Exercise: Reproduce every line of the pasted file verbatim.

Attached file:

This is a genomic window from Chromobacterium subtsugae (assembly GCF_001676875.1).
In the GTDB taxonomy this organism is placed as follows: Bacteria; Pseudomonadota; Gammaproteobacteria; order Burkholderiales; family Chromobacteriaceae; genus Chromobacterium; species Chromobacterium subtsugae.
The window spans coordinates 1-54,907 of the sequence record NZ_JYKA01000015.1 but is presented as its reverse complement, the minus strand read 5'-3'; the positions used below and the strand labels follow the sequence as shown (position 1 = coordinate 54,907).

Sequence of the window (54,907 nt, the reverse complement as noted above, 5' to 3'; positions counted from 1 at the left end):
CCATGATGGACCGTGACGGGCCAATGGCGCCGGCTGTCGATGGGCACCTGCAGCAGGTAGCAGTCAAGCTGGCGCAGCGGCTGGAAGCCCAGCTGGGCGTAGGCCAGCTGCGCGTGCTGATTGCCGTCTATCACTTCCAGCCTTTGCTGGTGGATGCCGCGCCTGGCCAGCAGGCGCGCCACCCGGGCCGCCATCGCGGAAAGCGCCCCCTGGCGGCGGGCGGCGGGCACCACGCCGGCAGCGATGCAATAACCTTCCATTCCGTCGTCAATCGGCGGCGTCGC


This is a genomic window from Chromobacterium subtsugae (assembly GCF_001676875.1).
In the GTDB taxonomy this organism is placed as follows: Bacteria; Pseudomonadota; Gammaproteobacteria; order Burkholderiales; family Chromobacteriaceae; genus Chromobacterium; species Chromobacterium subtsugae.
The window spans coordinates 1-54,907 of the sequence record NZ_JYKA01000015.1 but is presented as its reverse complement, the minus strand read 5'-3'; the positions used below and the strand labels follow the sequence as shown (position 1 = coordinate 54,907).

Sequence of the window (54,907 nt, the reverse complement as noted above, 5' to 3'; positions counted from 1 at the left end):
CCATGATGGACCGTGACGGGCCAATGGCGCCGGCTGTCGATGGGCACCTGCAGCAGGTAGCAGTCAAGCTGGCGCAGCGGCTGGAAGCCCAGCTGGGCGTAGGCCAGCTGCGCGTGCTGATTGCCGTCTATCACTTCCAGCCTTTGCTGGTGGATGCCGCGCCTGGCCAGCAGGCGCGCCACCCGGGCCGCCATCGCGGAAAGCGCCCCCTGGCGGCGGGCGGCGGGCACCACGCCGGCAGCGATGCAATAACCTTCCATTCCGTCGTCAATCGGCGGCGTCGC